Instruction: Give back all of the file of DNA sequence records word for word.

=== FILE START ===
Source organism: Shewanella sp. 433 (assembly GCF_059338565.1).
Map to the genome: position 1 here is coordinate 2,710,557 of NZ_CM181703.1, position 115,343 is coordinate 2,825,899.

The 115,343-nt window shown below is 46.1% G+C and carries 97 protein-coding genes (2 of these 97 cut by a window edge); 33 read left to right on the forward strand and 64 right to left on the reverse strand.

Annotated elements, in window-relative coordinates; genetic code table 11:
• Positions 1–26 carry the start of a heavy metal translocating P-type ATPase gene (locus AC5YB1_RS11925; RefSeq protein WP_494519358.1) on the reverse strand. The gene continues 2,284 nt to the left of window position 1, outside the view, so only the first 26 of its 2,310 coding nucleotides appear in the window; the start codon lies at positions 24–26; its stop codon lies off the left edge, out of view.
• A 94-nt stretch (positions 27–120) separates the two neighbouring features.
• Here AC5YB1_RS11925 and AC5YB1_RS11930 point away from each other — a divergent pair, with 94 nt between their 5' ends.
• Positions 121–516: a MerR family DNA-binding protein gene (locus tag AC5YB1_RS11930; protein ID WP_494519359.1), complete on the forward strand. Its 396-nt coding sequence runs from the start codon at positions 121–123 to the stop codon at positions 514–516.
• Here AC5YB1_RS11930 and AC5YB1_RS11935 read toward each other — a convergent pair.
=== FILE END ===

Source organism: Shewanella sp. 433 (assembly GCF_059338565.1).
Map to the genome: position 1 here is coordinate 2,710,557 of NZ_CM181703.1, position 115,343 is coordinate 2,825,899.

The 115,343-nt window shown below is 46.1% G+C and carries 97 protein-coding genes (2 of these 97 cut by a window edge); 33 read left to right on the forward strand and 64 right to left on the reverse strand.

Annotated elements, in window-relative coordinates; genetic code table 11:
• Positions 1–26 carry the start of a heavy metal translocating P-type ATPase gene (locus AC5YB1_RS11925; RefSeq protein WP_494519358.1) on the reverse strand. The gene continues 2,284 nt to the left of window position 1, outside the view, so only the first 26 of its 2,310 coding nucleotides appear in the window; the start codon lies at positions 24–26; its stop codon lies off the left edge, out of view.
• A 94-nt stretch (positions 27–120) separates the two neighbouring features.
• Here AC5YB1_RS11925 and AC5YB1_RS11930 point away from each other — a divergent pair, with 94 nt between their 5' ends.
• Positions 121–516: a MerR family DNA-binding protein gene (locus tag AC5YB1_RS11930; protein ID WP_494519359.1), complete on the forward strand. Its 396-nt coding sequence runs from the start codon at positions 121–123 to the stop codon at positions 514–516.
• Here AC5YB1_RS11930 and AC5YB1_RS11935 read toward each other — a convergent pair.